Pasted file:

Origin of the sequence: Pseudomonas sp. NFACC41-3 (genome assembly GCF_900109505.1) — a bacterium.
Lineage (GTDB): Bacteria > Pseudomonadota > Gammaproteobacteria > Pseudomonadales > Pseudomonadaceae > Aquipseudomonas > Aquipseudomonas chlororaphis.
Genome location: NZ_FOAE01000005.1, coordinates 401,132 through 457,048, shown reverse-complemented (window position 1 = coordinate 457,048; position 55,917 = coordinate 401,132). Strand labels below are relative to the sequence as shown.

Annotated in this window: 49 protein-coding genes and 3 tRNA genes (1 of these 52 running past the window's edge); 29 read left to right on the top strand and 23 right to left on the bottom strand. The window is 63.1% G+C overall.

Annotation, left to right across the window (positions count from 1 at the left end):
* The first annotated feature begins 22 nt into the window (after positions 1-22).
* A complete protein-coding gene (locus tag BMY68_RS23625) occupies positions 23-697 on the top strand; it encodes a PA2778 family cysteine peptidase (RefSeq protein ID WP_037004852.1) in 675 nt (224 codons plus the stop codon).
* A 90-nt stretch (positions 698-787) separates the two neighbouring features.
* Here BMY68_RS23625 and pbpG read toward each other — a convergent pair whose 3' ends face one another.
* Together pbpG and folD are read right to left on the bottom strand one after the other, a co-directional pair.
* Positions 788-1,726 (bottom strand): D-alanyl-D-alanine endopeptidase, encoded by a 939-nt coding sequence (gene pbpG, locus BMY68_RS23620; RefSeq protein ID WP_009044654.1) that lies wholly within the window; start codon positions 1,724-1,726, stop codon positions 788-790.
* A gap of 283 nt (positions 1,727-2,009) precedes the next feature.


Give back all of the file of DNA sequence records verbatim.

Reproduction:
Origin of the sequence: Pseudomonas sp. NFACC41-3 (genome assembly GCF_900109505.1) — a bacterium.
Lineage (GTDB): Bacteria > Pseudomonadota > Gammaproteobacteria > Pseudomonadales > Pseudomonadaceae > Aquipseudomonas > Aquipseudomonas chlororaphis.
Genome location: NZ_FOAE01000005.1, coordinates 401,132 through 457,048, shown reverse-complemented (window position 1 = coordinate 457,048; position 55,917 = coordinate 401,132). Strand labels below are relative to the sequence as shown.

Annotated in this window: 49 protein-coding genes and 3 tRNA genes (1 of these 52 running past the window's edge); 29 read left to right on the top strand and 23 right to left on the bottom strand. The window is 63.1% G+C overall.

Annotation, left to right across the window (positions count from 1 at the left end):
* The first annotated feature begins 22 nt into the window (after positions 1-22).
* A complete protein-coding gene (locus tag BMY68_RS23625) occupies positions 23-697 on the top strand; it encodes a PA2778 family cysteine peptidase (RefSeq protein ID WP_037004852.1) in 675 nt (224 codons plus the stop codon).
* A 90-nt stretch (positions 698-787) separates the two neighbouring features.
* Here BMY68_RS23625 and pbpG read toward each other — a convergent pair whose 3' ends face one another.
* Together pbpG and folD are read right to left on the bottom strand one after the other, a co-directional pair.
* Positions 788-1,726 (bottom strand): D-alanyl-D-alanine endopeptidase, encoded by a 939-nt coding sequence (gene pbpG, locus BMY68_RS23620; RefSeq protein ID WP_009044654.1) that lies wholly within the window; start codon positions 1,724-1,726, stop codon positions 788-790.
* A gap of 283 nt (positions 1,727-2,009) precedes the next feature.